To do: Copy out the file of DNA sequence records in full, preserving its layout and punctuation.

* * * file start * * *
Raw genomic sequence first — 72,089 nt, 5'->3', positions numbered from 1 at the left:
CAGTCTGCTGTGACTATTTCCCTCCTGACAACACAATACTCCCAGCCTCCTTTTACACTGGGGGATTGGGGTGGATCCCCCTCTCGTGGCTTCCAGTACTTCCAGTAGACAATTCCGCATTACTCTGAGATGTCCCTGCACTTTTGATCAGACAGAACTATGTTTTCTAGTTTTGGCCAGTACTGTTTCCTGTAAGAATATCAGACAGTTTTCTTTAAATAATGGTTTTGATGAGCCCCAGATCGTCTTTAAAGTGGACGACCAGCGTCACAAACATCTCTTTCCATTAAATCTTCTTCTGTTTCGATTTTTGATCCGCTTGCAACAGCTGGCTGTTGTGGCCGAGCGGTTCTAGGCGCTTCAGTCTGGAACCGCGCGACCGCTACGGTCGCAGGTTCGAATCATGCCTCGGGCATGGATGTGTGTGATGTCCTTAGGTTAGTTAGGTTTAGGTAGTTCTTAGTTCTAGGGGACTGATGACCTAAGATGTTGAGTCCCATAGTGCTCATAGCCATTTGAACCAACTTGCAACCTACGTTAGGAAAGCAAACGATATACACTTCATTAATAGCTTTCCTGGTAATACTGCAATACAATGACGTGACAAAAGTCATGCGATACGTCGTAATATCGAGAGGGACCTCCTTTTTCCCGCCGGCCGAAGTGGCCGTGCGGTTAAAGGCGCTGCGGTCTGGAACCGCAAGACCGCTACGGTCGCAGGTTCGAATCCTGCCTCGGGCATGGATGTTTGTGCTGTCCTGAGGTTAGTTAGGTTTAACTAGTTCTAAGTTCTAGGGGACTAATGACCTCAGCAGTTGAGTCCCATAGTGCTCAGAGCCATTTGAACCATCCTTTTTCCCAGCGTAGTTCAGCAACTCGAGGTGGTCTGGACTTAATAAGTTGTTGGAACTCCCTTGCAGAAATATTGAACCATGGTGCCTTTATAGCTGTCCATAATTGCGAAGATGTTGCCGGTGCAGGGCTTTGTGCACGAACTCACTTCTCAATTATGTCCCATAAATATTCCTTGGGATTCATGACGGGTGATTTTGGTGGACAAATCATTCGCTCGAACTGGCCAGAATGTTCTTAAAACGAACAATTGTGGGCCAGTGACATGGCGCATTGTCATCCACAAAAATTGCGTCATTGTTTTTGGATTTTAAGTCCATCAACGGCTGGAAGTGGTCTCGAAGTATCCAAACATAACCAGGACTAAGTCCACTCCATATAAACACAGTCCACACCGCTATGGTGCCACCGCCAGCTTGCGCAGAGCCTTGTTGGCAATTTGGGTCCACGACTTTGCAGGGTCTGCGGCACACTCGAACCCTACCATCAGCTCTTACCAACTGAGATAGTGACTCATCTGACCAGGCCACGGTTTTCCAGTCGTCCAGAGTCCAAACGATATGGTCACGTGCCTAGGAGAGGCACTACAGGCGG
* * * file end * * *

Raw genomic sequence first — 72,089 nt, 5'->3', positions numbered from 1 at the left:
CAGTCTGCTGTGACTATTTCCCTCCTGACAACACAATACTCCCAGCCTCCTTTTACACTGGGGGATTGGGGTGGATCCCCCTCTCGTGGCTTCCAGTACTTCCAGTAGACAATTCCGCATTACTCTGAGATGTCCCTGCACTTTTGATCAGACAGAACTATGTTTTCTAGTTTTGGCCAGTACTGTTTCCTGTAAGAATATCAGACAGTTTTCTTTAAATAATGGTTTTGATGAGCCCCAGATCGTCTTTAAAGTGGACGACCAGCGTCACAAACATCTCTTTCCATTAAATCTTCTTCTGTTTCGATTTTTGATCCGCTTGCAACAGCTGGCTGTTGTGGCCGAGCGGTTCTAGGCGCTTCAGTCTGGAACCGCGCGACCGCTACGGTCGCAGGTTCGAATCATGCCTCGGGCATGGATGTGTGTGATGTCCTTAGGTTAGTTAGGTTTAGGTAGTTCTTAGTTCTAGGGGACTGATGACCTAAGATGTTGAGTCCCATAGTGCTCATAGCCATTTGAACCAACTTGCAACCTACGTTAGGAAAGCAAACGATATACACTTCATTAATAGCTTTCCTGGTAATACTGCAATACAATGACGTGACAAAAGTCATGCGATACGTCGTAATATCGAGAGGGACCTCCTTTTTCCCGCCGGCCGAAGTGGCCGTGCGGTTAAAGGCGCTGCGGTCTGGAACCGCAAGACCGCTACGGTCGCAGGTTCGAATCCTGCCTCGGGCATGGATGTTTGTGCTGTCCTGAGGTTAGTTAGGTTTAACTAGTTCTAAGTTCTAGGGGACTAATGACCTCAGCAGTTGAGTCCCATAGTGCTCAGAGCCATTTGAACCATCCTTTTTCCCAGCGTAGTTCAGCAACTCGAGGTGGTCTGGACTTAATAAGTTGTTGGAACTCCCTTGCAGAAATATTGAACCATGGTGCCTTTATAGCTGTCCATAATTGCGAAGATGTTGCCGGTGCAGGGCTTTGTGCACGAACTCACTTCTCAATTATGTCCCATAAATATTCCTTGGGATTCATGACGGGTGATTTTGGTGGACAAATCATTCGCTCGAACTGGCCAGAATGTTCTTAAAACGAACAATTGTGGGCCAGTGACATGGCGCATTGTCATCCACAAAAATTGCGTCATTGTTTTTGGATTTTAAGTCCATCAACGGCTGGAAGTGGTCTCGAAGTATCCAAACATAACCAGGACTAAGTCCACTCCATATAAACACAGTCCACACCGCTATGGTGCCACCGCCAGCTTGCGCAGAGCCTTGTTGGCAATTTGGGTCCACGACTTTGCAGGGTCTGCGGCACACTCGAACCCTACCATCAGCTCTTACCAACTGAGATAGTGACTCATCTGACCAGGCCACGGTTTTCCAGTCGTCCAGAGTCCAAACGATATGGTCACGTGCCTAGGAGAGGCACTACAGGCGG